“Western people can hold a party at anytime without reason and during the party they play together or just two or some more people chat or play together?”

I like this one because it reveals so much about China and Chinese culture. Parties here are not at all like parties in the west. parties are organized, with a host and games and activities. They don’t just go to someones house, relax and chit-chat like we do in the west. One time, several years ago, I held a western-style cocktail party in which we had no games, activities or host. The party had long started but I felt a sort of tension in the air. As if everyone was waiting and expecting something. I had to make an announcement that there was noting happening and nothing would happen. That they should just walk around, eat snacks and talk to each other. It was a foreign concept to them (and a bit boring I think, they prefer singing and activities.)


“Is it true that western people don’t sleep after lunch because if they do it they will be considered to lazy?”

Another question that reveals more about Chinese culture. Most people don’t think of China when they think of a “siesta” culture, but don’t fuck with their nap time here. Schools have a two-hour break midday and so do most businesses. In small shops the owners conks out right behind the counter (so you can wake them if needed) and large stores (like banks and post offices) run on a skeleton crew for the two hours with reduced services. Don’t plan on doing anything important between the hours of 12-2 because most people won’t be around (though it’s a great time to ride the bus as it is nearly empty! Just don’t get caught at the tail end as everyone is going back to school/work and they are super packed.)

And my students don’t even consider that other cultures don’t do they same. When I show them the typical high school schedule. with the 30 minute lunch break, they “wah!” and freak out and chatter about how sad it must be for western students.

Of course, not every answer was so serious….


“Something about vampires…”

Yep, vampire books, movies and TV shows are just as big here. Can’t escape them.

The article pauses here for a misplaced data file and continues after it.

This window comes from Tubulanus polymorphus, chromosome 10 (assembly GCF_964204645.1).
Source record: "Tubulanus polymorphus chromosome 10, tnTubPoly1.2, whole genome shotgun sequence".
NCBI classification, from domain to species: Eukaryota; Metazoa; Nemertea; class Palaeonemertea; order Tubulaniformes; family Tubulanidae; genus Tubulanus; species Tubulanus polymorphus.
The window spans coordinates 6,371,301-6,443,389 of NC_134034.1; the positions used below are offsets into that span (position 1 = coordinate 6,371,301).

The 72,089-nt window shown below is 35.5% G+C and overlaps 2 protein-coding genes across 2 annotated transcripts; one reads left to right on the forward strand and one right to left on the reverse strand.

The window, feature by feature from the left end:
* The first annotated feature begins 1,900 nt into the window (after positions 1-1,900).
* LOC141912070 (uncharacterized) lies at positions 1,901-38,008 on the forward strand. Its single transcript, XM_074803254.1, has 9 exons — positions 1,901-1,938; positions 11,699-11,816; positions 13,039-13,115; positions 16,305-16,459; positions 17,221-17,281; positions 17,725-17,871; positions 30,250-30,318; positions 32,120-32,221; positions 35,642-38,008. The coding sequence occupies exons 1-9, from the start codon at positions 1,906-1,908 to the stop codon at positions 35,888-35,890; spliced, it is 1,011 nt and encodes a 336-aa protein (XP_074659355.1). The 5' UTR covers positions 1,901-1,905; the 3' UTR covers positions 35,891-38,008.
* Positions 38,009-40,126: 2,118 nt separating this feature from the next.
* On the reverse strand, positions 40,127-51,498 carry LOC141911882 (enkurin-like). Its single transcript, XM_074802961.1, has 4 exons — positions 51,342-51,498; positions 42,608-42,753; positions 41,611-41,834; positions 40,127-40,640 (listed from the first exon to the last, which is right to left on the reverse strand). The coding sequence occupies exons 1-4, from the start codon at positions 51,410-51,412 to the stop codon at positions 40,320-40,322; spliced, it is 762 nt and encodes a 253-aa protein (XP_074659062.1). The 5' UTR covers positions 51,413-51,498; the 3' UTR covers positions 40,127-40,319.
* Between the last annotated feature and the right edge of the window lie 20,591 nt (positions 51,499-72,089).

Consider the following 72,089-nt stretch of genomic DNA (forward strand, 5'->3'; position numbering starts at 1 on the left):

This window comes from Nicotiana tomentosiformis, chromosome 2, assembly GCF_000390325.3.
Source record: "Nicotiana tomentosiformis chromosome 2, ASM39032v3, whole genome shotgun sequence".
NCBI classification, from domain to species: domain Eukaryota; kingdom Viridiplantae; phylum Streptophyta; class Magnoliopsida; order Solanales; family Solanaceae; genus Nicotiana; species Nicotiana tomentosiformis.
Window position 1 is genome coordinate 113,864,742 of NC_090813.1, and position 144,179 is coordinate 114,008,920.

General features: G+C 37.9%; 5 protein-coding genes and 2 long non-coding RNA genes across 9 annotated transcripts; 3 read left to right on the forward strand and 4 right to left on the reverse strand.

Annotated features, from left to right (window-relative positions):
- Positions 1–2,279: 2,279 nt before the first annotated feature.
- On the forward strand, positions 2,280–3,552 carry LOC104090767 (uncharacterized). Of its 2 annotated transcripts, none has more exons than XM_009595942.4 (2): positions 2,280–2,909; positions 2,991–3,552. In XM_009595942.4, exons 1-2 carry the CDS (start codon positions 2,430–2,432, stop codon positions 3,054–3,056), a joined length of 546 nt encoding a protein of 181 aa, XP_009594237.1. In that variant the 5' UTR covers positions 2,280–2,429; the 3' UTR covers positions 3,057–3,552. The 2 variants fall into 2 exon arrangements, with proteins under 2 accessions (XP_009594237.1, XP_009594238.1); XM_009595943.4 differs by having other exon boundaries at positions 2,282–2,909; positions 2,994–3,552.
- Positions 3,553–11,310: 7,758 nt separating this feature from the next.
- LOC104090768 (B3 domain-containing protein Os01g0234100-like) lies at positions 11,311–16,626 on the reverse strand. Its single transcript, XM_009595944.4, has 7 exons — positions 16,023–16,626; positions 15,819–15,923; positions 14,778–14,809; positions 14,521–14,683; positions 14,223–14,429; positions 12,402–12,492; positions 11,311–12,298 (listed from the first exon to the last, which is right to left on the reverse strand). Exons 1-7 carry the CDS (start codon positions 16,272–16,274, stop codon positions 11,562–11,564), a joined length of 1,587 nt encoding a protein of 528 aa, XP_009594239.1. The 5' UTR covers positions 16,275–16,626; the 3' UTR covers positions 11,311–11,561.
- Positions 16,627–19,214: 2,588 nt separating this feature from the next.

“Some idioms what native English speakers say, such as idioms about “ass”( no offence.)”

I like this student has such a specific request. What can I say? People love the word ass. (And if you can think of ass idioms, please let me know. The only one that springs to my mind is “when you assume it makes and ass out of me and you,” and technically, I think that’s a saying, not an idiom.)


“Why many western people can speak different languages? Because their parents are from other countries or something?”

This one is unintentionally funny, because let’s be honest, native English speakers are the most selfish language speakers on the planet, so I have no idea where this student got this idea from. “You’re in America, learn to speak American!” is the rally cry of the ignorant masses. Maybe this student meant specifically Europeans, whose language learning skills I am quite jealous of.

Although one question kept getting asked again and again, and while the students asked it in different ways, it was alll the same meaning: Why does America have so many guns.

Even in China you can’t escape the constant sad news coming out of America of mass shootings. And even worse you can’t escape the loonies who actually DEFEND gun usage after a mass shooting, blaming everyone and everything except gun ownership. Look Americans, I know it’s a controversial topic within the US but when you are outside the culture you look ABSOLUTELY MENTAL. So many students asked about it I know it is a topic I must address, but it’s not one that’s gonna be easy, nor very pleasant.

These kids are gonna keep me busy this semester!



Categories: Teaching English | Tags: , , , , | 3 Comments

Badminton Queen

I've only seen my students a total of 4 times, but we are already having way too much fun.

I’ve only seen my students a total of 4 times, but we are already having way too much fun.

I’m one month into the semester so I thought I’d fill you in with how things are going.